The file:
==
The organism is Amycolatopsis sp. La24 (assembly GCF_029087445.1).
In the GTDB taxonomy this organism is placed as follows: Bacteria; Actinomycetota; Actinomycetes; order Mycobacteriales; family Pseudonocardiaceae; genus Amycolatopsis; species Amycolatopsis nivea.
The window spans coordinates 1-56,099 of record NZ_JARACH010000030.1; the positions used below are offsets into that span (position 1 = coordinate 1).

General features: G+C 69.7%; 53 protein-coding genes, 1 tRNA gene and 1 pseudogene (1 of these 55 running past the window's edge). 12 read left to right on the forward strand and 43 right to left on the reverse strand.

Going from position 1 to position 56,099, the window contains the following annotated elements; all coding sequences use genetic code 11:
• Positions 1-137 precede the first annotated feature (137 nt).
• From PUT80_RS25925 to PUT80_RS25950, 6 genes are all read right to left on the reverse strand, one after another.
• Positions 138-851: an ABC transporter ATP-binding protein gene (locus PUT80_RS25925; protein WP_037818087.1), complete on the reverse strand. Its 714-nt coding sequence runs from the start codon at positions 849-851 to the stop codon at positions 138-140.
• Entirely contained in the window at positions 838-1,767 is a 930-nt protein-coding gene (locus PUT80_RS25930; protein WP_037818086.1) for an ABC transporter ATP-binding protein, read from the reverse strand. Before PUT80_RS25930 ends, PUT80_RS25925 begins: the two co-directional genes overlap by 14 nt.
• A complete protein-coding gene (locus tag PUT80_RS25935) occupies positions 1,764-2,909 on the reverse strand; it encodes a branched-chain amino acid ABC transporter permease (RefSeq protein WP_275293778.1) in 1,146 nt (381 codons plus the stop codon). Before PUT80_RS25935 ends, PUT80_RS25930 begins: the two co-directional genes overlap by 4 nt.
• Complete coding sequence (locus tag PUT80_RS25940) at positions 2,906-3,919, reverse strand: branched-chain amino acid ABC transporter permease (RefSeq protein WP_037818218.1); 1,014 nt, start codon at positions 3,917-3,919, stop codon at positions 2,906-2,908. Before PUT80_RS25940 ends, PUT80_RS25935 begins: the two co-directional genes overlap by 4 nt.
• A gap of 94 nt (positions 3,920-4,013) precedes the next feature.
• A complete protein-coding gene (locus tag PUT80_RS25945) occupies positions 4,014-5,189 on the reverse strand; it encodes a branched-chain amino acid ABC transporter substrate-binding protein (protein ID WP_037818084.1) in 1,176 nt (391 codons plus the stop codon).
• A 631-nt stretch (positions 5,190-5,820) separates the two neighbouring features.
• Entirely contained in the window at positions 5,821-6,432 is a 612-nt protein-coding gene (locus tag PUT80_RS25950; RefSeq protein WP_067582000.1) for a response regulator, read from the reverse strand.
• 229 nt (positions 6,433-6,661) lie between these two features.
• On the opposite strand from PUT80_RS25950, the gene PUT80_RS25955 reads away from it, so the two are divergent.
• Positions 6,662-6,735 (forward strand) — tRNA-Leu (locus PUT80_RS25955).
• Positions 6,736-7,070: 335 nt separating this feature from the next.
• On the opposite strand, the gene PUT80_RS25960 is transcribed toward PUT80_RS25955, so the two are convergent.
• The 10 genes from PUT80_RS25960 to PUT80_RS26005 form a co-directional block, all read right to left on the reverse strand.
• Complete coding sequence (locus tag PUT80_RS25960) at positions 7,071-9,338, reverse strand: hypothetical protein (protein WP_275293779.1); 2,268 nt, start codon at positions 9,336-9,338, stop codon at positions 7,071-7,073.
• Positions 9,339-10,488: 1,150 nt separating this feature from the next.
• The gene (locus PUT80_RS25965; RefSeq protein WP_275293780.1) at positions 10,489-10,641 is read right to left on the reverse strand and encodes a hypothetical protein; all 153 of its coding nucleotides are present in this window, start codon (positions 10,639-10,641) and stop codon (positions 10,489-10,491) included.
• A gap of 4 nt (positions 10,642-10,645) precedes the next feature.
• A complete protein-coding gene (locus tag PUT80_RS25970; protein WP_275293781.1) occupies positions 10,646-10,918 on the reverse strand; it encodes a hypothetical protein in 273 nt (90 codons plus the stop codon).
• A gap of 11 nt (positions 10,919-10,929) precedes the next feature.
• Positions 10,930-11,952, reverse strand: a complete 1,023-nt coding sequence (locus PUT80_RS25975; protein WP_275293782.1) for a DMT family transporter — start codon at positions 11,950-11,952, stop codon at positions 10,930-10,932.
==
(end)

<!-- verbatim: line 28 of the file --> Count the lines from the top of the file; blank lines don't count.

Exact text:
• Positions 10,930-11,952, reverse strand: a complete 1,023-nt coding sequence (locus PUT80_RS25975; protein WP_275293782.1) for a DMT family transporter — start codon at positions 11,950-11,952, stop codon at positions 10,930-10,932.